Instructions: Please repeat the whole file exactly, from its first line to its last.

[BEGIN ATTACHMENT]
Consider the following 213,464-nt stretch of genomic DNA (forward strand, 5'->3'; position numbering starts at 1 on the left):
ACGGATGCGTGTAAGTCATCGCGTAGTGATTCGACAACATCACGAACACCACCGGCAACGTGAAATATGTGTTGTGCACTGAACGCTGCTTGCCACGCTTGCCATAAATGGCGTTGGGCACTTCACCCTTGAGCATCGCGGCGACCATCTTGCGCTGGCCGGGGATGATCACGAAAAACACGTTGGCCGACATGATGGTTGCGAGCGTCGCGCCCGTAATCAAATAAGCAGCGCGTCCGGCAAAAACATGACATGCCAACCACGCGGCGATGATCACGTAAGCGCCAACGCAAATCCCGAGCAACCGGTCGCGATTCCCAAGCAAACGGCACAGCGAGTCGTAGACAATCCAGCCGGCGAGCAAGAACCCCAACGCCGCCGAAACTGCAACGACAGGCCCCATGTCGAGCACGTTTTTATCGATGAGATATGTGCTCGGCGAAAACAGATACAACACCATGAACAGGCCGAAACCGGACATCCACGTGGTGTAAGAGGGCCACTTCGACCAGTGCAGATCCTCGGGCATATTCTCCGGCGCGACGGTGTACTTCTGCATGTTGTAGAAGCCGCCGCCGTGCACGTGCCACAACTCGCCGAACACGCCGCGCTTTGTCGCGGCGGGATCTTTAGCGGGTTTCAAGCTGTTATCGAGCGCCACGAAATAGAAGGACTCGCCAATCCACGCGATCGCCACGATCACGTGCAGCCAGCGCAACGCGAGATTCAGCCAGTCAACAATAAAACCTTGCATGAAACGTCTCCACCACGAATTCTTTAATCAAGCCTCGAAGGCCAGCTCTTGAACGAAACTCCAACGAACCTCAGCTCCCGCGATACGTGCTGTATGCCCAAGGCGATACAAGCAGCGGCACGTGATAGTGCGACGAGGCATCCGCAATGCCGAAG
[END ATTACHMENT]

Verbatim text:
Consider the following 213,464-nt stretch of genomic DNA (forward strand, 5'->3'; position numbering starts at 1 on the left):
ACGGATGCGTGTAAGTCATCGCGTAGTGATTCGACAACATCACGAACACCACCGGCAACGTGAAATATGTGTTGTGCACTGAACGCTGCTTGCCACGCTTGCCATAAATGGCGTTGGGCACTTCACCCTTGAGCATCGCGGCGACCATCTTGCGCTGGCCGGGGATGATCACGAAAAACACGTTGGCCGACATGATGGTTGCGAGCGTCGCGCCCGTAATCAAATAAGCAGCGCGTCCGGCAAAAACATGACATGCCAACCACGCGGCGATGATCACGTAAGCGCCAACGCAAATCCCGAGCAACCGGTCGCGATTCCCAAGCAAACGGCACAGCGAGTCGTAGACAATCCAGCCGGCGAGCAAGAACCCCAACGCCGCCGAAACTGCAACGACAGGCCCCATGTCGAGCACGTTTTTATCGATGAGATATGTGCTCGGCGAAAACAGATACAACACCATGAACAGGCCGAAACCGGACATCCACGTGGTGTAAGAGGGCCACTTCGACCAGTGCAGATCCTCGGGCATATTCTCCGGCGCGACGGTGTACTTCTGCATGTTGTAGAAGCCGCCGCCGTGCACGTGCCACAACTCGCCGAACACGCCGCGCTTTGTCGCGGCGGGATCTTTAGCGGGTTTCAAGCTGTTATCGAGCGCCACGAAATAGAAGGACTCGCCAATCCACGCGATCGCCACGATCACGTGCAGCCAGCGCAACGCGAGATTCAGCCAGTCAACAATAAAACCTTGCATGAAACGTCTCCACCACGAATTCTTTAATCAAGCCTCGAAGGCCAGCTCTTGAACGAAACTCCAACGAACCTCAGCTCCCGCGATACGTGCTGTATGCCCAAGGCGATACAAGCAGCGGCACGTGATAGTGCGACGAGGCATCCGCAATGCCGAAG